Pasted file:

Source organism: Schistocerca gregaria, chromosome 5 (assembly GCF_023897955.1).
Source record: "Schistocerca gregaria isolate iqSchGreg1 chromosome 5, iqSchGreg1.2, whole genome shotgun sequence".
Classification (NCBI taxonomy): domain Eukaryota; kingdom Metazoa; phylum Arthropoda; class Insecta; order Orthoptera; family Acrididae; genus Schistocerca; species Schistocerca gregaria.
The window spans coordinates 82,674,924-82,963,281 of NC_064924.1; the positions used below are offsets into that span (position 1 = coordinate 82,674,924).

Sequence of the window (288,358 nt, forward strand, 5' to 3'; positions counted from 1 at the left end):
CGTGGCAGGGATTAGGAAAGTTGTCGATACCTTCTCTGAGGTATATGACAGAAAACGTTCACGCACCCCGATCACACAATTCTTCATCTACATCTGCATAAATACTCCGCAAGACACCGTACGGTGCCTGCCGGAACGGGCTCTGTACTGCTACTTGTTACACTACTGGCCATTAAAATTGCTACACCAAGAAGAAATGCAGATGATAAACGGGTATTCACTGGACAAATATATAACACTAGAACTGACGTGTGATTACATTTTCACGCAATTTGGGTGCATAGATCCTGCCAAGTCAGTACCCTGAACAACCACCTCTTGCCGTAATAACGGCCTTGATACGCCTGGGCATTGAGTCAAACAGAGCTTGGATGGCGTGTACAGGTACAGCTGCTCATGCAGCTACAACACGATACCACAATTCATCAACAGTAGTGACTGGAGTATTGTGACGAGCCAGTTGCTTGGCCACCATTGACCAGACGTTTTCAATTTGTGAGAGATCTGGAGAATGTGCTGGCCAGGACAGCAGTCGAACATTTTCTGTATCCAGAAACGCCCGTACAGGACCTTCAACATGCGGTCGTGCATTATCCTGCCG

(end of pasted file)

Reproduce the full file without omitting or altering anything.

Source organism: Schistocerca gregaria, chromosome 5 (assembly GCF_023897955.1).
Source record: "Schistocerca gregaria isolate iqSchGreg1 chromosome 5, iqSchGreg1.2, whole genome shotgun sequence".
Classification (NCBI taxonomy): domain Eukaryota; kingdom Metazoa; phylum Arthropoda; class Insecta; order Orthoptera; family Acrididae; genus Schistocerca; species Schistocerca gregaria.
The window spans coordinates 82,674,924-82,963,281 of NC_064924.1; the positions used below are offsets into that span (position 1 = coordinate 82,674,924).

Sequence of the window (288,358 nt, forward strand, 5' to 3'; positions counted from 1 at the left end):
CGTGGCAGGGATTAGGAAAGTTGTCGATACCTTCTCTGAGGTATATGACAGAAAACGTTCACGCACCCCGATCACACAATTCTTCATCTACATCTGCATAAATACTCCGCAAGACACCGTACGGTGCCTGCCGGAACGGGCTCTGTACTGCTACTTGTTACACTACTGGCCATTAAAATTGCTACACCAAGAAGAAATGCAGATGATAAACGGGTATTCACTGGACAAATATATAACACTAGAACTGACGTGTGATTACATTTTCACGCAATTTGGGTGCATAGATCCTGCCAAGTCAGTACCCTGAACAACCACCTCTTGCCGTAATAACGGCCTTGATACGCCTGGGCATTGAGTCAAACAGAGCTTGGATGGCGTGTACAGGTACAGCTGCTCATGCAGCTACAACACGATACCACAATTCATCAACAGTAGTGACTGGAGTATTGTGACGAGCCAGTTGCTTGGCCACCATTGACCAGACGTTTTCAATTTGTGAGAGATCTGGAGAATGTGCTGGCCAGGACAGCAGTCGAACATTTTCTGTATCCAGAAACGCCCGTACAGGACCTTCAACATGCGGTCGTGCATTATCCTGCCG